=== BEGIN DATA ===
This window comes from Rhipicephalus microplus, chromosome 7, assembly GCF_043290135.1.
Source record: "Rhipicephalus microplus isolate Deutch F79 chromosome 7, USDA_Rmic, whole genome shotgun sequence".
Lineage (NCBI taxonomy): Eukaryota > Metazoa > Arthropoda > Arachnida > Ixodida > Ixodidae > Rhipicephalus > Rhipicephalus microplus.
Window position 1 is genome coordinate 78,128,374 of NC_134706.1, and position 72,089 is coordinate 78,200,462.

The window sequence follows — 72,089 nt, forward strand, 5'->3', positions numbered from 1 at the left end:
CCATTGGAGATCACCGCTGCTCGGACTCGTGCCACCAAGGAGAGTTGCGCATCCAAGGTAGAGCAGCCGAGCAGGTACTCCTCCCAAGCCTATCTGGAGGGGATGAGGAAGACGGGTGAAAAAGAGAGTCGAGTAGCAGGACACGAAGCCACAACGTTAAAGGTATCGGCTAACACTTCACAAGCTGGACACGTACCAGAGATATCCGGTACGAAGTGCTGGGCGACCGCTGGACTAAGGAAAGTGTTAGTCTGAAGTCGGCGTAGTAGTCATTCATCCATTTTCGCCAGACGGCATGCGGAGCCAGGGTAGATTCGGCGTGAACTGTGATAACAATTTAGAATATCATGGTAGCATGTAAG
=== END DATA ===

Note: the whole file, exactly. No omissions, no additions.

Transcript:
This window comes from Rhipicephalus microplus, chromosome 7, assembly GCF_043290135.1.
Source record: "Rhipicephalus microplus isolate Deutch F79 chromosome 7, USDA_Rmic, whole genome shotgun sequence".
Lineage (NCBI taxonomy): Eukaryota > Metazoa > Arthropoda > Arachnida > Ixodida > Ixodidae > Rhipicephalus > Rhipicephalus microplus.
Window position 1 is genome coordinate 78,128,374 of NC_134706.1, and position 72,089 is coordinate 78,200,462.

The window sequence follows — 72,089 nt, forward strand, 5'->3', positions numbered from 1 at the left end:
CCATTGGAGATCACCGCTGCTCGGACTCGTGCCACCAAGGAGAGTTGCGCATCCAAGGTAGAGCAGCCGAGCAGGTACTCCTCCCAAGCCTATCTGGAGGGGATGAGGAAGACGGGTGAAAAAGAGAGTCGAGTAGCAGGACACGAAGCCACAACGTTAAAGGTATCGGCTAACACTTCACAAGCTGGACACGTACCAGAGATATCCGGTACGAAGTGCTGGGCGACCGCTGGACTAAGGAAAGTGTTAGTCTGAAGTCGGCGTAGTAGTCATTCATCCATTTTCGCCAGACGGCATGCGGAGCCAGGGTAGATTCGGCGTGAACTGTGATAACAATTTAGAATATCATGGTAGCATGTAAG